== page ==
Rodents are made up of a group of furry, warm-blooded animals including rats and mice. Australia has species of native rats but also several introduced, or feral rodents that are classed as pests that infest homes, warehouses and shops and they are:
- Ground rats, also called Norway rats
- Roof rats, also called climbing or black rats
- House mice, also known as the field mouse
Rodents carry a broad range of bacteria, viruses, and parasites including worms and protozoa which can be passed on to humans and other animals causing severe diseases. These rodents are carriers and repositories for many diseases transferred to humans via bites from their fleas, mites, lice, ticks and also mosquitoes – these are called ectoparasites.
It is crucial for the health and wellbeing of you and your family to have your home – and businesses premises – inspected and treated for rodent infestations regularly by a pest exterminator from Pest Control Services.
The following four diseases are carried and transmitted by rodents in Australia:
- Murine typhus fever
- Rat-bite fever
- Leptospirosis/Weil’s disease
- Lymphocytic choriomeningitis
1. Murine Typhus Fever
The fleas that infest rats and mice transmit Rickettsia typhi, which is the bacteria that causes Murine Typhus Fever. Cat and mouse fleas can also transmit the bacteria via bites to humans, but this route is not as common as through rat fleas.
Humans are infected when they are bitten by a flea that passes on faecal contamination with bites. Murine typhus is under-recognised because the symptoms (muscle and joint pain headache, vomiting, nausea, fever and headache) are similar to many viral illnesses.
Six days after the onset of Murine Typhus Fever, 50 per cent of patients show a discrete rash and up to 45 per cent will develop neurological symptoms such as stupor, confusion, imbalance and seizures. This disease can be successfully treated with antibiotics, and most people recover fully. However, death can result in people with an immune deficiency, the elderly, and the severely disabled.
2. Rat Bite Fever/Relapsing Fever
The bacteria (Spirillum Minus or Streptobacillus Moniliformis) causes Rat bite or Relapsing Fever and it’s passed on to humans mainly through a rat bite. This is a rare disease which can also be transmitted via water or food contaminated with rat urine or faeces.
Household pets exposed to infected rats can also carry the disease and transmit it to humans. The symptoms usually include the open sore being inflamed, ulcers on the feet and hands and a red or purple rash around the bite.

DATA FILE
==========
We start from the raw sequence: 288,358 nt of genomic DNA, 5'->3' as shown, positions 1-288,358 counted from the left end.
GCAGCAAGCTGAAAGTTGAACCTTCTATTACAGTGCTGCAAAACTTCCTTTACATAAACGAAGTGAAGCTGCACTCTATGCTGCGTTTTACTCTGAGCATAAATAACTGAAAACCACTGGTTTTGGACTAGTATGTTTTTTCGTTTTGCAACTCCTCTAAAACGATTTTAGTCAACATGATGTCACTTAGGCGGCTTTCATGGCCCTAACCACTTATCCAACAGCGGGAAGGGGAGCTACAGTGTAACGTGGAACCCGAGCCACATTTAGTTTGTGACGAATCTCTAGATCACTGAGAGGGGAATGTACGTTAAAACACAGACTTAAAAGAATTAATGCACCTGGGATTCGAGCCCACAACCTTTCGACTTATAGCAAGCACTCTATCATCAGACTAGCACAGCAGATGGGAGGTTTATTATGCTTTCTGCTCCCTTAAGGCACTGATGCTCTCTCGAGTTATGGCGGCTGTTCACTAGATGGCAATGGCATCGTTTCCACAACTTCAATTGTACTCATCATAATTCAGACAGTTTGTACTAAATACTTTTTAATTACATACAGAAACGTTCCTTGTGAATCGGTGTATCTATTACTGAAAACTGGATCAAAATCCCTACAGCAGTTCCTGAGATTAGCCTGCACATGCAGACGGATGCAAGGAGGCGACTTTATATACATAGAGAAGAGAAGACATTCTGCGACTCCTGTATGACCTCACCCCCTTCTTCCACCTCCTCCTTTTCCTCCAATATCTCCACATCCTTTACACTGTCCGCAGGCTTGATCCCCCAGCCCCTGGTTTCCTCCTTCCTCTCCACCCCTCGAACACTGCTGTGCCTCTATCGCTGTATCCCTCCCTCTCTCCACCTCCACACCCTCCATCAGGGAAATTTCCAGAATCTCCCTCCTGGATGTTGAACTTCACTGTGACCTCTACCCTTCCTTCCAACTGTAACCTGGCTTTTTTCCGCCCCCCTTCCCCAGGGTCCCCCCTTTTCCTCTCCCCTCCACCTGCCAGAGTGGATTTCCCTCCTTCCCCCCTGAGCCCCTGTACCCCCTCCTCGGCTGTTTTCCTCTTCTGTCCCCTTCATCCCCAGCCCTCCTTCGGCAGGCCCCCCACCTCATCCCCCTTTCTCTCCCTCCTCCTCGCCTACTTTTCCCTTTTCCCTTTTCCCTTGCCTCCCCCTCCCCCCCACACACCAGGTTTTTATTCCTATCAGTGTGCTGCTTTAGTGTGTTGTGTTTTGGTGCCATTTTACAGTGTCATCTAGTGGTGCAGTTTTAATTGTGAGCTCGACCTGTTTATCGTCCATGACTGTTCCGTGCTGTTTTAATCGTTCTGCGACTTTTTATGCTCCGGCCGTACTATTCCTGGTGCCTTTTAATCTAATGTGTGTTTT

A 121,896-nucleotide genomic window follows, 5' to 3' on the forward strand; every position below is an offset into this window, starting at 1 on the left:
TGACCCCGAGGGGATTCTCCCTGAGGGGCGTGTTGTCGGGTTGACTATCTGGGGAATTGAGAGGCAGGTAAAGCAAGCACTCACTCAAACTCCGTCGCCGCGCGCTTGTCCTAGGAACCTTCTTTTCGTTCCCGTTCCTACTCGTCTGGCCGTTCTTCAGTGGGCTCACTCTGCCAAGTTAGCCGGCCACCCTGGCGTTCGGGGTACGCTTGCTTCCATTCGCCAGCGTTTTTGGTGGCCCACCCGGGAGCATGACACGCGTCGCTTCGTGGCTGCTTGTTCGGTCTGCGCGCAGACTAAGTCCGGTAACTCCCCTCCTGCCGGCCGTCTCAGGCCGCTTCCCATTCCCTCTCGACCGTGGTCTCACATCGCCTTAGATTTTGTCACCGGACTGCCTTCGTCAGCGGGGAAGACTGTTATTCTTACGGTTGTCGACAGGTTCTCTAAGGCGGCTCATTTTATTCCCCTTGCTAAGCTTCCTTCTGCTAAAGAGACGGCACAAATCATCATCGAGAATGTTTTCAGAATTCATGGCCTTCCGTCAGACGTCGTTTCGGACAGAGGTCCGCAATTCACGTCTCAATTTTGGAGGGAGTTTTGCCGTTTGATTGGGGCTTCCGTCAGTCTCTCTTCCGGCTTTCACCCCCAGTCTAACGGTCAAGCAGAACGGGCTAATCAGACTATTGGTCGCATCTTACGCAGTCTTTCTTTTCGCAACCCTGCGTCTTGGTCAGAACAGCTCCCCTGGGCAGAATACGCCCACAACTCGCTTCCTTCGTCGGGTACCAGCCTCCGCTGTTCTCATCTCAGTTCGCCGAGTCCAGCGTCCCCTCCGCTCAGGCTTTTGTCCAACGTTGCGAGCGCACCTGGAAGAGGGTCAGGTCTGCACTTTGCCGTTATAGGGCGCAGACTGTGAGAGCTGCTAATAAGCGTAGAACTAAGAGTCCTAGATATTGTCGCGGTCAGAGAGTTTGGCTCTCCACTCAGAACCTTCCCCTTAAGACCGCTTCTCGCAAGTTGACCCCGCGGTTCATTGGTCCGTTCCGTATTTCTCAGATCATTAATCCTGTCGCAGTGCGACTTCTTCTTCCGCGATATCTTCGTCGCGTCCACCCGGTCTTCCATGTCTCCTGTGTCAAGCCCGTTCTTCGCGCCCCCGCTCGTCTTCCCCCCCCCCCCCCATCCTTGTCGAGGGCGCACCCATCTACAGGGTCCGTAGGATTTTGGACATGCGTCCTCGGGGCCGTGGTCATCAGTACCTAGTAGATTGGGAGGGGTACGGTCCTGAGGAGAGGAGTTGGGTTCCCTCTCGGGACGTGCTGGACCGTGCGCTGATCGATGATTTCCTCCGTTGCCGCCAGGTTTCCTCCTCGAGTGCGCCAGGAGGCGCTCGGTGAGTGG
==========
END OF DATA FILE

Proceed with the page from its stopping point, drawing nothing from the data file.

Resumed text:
The streptobacillary strain causes chills, fever, vomiting, headaches, swollen joints, back pain, and muscle aches, and if untreated it can be fatal in 20 per cent of cases. The distinctive symptoms associated with spirillary strain include an inflamed or swollen neck, groin and underarm lymph nodes.
3. Leptospirosis (Weil’s disease/Infectious Jaundice)
Leptospirosis is caused by the Leptospira bacteria transmitted from rats to humans. It can survive for many years in the kidneys of an infected animal which releases it via their urine and droppings into the soil, vegetation, mud and water.
Humans can inhale the bacteria or if they have scratches or a cut on the skin they can become infected through direct contact with a contaminated area or with the tissues or bodily fluids of an infected animal.
The bacteria causes flu-like symptoms such as chills, fever, nausea, diarrhoea, headache vomiting, and loss of appetite, muscle and joint pain especially in the lower legs and back, fatigue, and conjunctivitis.
Most people recover after antibiotics, but some go on to a secondary infection called Weil’s disease with symptoms like skin rashes, diarrhoea, abdominal and muscle pain, and also jaundice.
4. Lymphocytic Choriomeningitis
The Lymphocytic Choriomeningitis virus is found in mice, and if humans come into direct contact with the faeces or urine of an infected mouse, the virus can be passed on. Mice can contaminate utensils, cutlery and crockery and surfaces where people prepare food when they run across urinating or dropping faeces. A disease is a mild form of meningitis, and it is endemic in Australia.
The symptoms can range from nausea and headache, fever, vomiting, and general malaise with stiffness in the neck, joint and muscle aches, inability to cope with bright lights, confusion and drowsiness. There can also be a sore throat, rash, diarrhoea and abdominal pain. Seek medical advice and treatment if you have these symptoms which are similar to the more deadly bacterial meningitis.
If you have a problem with an infestation of any kind of rodent in or around your home or yard, company offices, or other business premises, call us on 0000 000 000 today, or send an email.